The whole point of e-commerce is to make trading with as many customers from as many different places possible, with minimal initial investment. So why forget about international shopping preferences?
These preferences can take three forms:
- Payment method,
When it comes to payment methods, there’s more to online payment globally than the usual MasterCard/Visa duet. It’s actually even sometimes difficult outside the US to find website accepting American Express compliance.
Locally preferred alternate payment methods include:
- China Union Pay,
- ... and that’s not even counting the various online wallet systems available around the world, especially in China where they tend to eclipse credit card networks.
For foreign currency payment processing, few gateways accept more than the usual British Pound, Euro, Yen and US Dollar quartet. So if you want to sell to Australia, Mexico or Mainland China, make sure you look for the AU$, M$ or CNY feature. And not only that, make sure it is also accepted by the merchant account.
Finally, the language question. E-commerce owners would be very sorry if they learn that they have spent thousands of pounds localising and translating their website... if the most crucial part, with payment instructions, solely handled by the payment gateway, can only be displayed in English. Fortunately, some gateways provide end-user interface in up to fifteen languages.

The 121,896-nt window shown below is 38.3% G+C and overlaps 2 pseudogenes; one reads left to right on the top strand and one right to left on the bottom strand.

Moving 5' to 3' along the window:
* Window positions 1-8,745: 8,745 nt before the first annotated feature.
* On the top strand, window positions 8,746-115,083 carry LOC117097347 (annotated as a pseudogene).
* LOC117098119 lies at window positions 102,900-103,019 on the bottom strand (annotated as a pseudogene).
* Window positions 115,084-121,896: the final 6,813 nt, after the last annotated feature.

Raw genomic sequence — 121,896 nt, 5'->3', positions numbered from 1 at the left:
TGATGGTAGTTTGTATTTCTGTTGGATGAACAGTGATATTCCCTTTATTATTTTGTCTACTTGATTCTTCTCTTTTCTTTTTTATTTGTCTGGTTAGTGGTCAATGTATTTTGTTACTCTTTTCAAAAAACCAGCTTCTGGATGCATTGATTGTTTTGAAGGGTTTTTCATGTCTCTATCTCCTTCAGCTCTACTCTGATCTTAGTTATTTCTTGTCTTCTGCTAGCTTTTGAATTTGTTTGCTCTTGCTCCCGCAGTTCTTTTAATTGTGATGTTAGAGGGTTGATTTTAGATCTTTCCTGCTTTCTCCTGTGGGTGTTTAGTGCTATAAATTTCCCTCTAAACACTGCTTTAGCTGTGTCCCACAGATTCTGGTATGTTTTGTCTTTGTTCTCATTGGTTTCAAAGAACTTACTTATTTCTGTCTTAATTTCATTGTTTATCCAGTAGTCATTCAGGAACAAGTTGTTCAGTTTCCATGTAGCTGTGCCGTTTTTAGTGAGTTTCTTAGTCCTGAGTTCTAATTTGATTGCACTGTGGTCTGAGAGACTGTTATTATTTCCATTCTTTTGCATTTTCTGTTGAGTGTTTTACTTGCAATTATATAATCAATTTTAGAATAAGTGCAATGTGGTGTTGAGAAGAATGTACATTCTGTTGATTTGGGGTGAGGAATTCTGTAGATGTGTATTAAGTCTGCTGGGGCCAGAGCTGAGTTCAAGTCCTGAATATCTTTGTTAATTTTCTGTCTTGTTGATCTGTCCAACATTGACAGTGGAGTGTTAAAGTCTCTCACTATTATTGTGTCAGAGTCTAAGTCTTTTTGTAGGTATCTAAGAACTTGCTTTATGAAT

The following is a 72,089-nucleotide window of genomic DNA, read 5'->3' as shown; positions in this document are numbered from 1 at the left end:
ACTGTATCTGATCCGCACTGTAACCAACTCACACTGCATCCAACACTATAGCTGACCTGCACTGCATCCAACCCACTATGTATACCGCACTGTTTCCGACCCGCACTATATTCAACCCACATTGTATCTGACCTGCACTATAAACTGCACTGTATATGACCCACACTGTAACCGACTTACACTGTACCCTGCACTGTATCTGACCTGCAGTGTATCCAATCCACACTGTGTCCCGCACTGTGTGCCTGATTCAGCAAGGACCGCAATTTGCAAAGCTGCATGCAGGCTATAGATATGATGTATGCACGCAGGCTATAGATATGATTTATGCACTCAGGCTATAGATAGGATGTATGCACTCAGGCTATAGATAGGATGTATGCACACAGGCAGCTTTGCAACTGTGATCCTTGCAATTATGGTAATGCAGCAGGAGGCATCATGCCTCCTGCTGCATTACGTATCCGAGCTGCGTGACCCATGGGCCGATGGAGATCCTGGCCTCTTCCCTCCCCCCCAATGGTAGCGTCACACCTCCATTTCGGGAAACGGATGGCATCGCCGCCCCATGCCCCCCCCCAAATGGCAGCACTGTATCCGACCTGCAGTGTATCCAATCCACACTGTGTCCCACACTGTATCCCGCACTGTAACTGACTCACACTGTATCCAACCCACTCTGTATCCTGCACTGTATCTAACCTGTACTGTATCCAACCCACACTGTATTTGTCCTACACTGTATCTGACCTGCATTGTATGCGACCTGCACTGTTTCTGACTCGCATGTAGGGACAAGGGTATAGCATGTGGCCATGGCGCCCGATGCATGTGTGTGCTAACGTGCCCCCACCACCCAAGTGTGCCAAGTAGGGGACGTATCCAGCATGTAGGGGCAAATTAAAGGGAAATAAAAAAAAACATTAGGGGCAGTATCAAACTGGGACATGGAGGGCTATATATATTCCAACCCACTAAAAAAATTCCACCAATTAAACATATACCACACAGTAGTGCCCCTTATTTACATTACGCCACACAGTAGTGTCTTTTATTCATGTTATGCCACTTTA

And of course, online payment gateways (unlike many e-commerce web platforms) come for a price.
If gateway providers may propose original billing systems, the most widespread billing arrangements are:
- pay-as-you-go, with transaction fees which can be a fixed amount per transaction and/or a percentage of monthly transaction value,
- pay-as-you-go with or without setup fee,
- pay-as-you-go with or without flat monthly subscription fee,
- solely monthly subscription fees, usually incremental, based on numbers of included transactions.
Note that many gateway providers levy different commission rates depending on payment method or credit card type used.
So yes, it does seem inevitable to ask for quotes for payment gateways to get a clear picture of just how much one specific company will have to pay to use the system, the volume of transaction plays a big part in setting the price.
A comparison of payment gateways
So, taking all these discriminating factors into account, what is the UK’s best online payment gateway? Or even only the UK’s best online payment gateway for small business? While it’s certainly not easy to give a definite answer, here are the main takeaways from what major players offer.
Probably the most well-known name in e-commerce globally with Amazon and eBay, PayPal is used by hundreds of millions of websites in the world because it’s easy to install, comes with a merchant account, and covers most international preferences.
And most importantly: it’s just trusted all over the world.